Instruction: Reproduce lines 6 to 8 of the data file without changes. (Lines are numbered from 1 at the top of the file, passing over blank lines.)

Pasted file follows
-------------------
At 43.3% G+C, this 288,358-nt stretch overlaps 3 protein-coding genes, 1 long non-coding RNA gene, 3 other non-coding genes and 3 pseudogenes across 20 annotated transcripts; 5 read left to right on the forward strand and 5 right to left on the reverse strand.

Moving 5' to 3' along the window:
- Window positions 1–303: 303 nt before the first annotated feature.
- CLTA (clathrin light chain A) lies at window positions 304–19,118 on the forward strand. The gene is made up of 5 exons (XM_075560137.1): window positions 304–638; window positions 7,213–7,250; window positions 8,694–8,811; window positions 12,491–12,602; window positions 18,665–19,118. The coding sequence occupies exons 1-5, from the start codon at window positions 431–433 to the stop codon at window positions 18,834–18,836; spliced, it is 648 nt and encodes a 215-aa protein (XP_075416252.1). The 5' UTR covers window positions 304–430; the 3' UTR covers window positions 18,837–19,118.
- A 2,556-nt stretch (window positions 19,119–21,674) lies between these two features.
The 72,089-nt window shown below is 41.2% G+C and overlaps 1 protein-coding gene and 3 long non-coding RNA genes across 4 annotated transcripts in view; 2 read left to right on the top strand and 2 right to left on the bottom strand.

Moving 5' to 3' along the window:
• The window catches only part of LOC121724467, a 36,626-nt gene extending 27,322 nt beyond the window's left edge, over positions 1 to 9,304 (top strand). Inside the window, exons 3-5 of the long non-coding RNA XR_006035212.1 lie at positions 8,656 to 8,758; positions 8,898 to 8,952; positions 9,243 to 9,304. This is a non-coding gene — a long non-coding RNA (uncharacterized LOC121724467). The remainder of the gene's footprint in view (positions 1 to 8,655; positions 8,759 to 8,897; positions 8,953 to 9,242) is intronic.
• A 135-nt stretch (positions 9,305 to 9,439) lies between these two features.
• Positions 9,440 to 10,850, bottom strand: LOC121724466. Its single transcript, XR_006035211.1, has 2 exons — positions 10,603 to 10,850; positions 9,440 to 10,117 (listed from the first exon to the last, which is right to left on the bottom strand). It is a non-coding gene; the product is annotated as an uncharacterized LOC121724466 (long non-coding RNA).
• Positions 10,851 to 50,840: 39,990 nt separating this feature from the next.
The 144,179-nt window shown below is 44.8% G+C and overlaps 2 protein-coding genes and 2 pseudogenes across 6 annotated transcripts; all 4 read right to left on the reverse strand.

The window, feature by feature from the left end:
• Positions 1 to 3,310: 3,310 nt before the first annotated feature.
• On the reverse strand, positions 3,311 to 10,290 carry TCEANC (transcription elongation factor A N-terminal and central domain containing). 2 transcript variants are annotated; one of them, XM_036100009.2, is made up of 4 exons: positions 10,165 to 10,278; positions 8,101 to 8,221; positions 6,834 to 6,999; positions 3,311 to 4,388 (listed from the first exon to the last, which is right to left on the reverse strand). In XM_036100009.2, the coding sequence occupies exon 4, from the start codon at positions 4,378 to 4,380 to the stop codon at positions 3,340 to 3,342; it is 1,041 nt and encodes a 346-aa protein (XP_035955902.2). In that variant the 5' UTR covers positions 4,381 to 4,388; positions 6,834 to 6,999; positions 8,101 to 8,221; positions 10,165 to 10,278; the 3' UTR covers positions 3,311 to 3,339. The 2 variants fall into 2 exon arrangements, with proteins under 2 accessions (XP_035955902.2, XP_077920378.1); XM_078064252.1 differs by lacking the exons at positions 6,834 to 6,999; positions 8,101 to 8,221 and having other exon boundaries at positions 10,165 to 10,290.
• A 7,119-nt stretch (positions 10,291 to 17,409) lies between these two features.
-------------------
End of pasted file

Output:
The 72,089-nt window shown below is 41.2% G+C and overlaps 1 protein-coding gene and 3 long non-coding RNA genes across 4 annotated transcripts in view; 2 read left to right on the top strand and 2 right to left on the bottom strand.

Moving 5' to 3' along the window:
• The window catches only part of LOC121724467, a 36,626-nt gene extending 27,322 nt beyond the window's left edge, over positions 1 to 9,304 (top strand). Inside the window, exons 3-5 of the long non-coding RNA XR_006035212.1 lie at positions 8,656 to 8,758; positions 8,898 to 8,952; positions 9,243 to 9,304. This is a non-coding gene — a long non-coding RNA (uncharacterized LOC121724467). The remainder of the gene's footprint in view (positions 1 to 8,655; positions 8,759 to 8,897; positions 8,953 to 9,242) is intronic.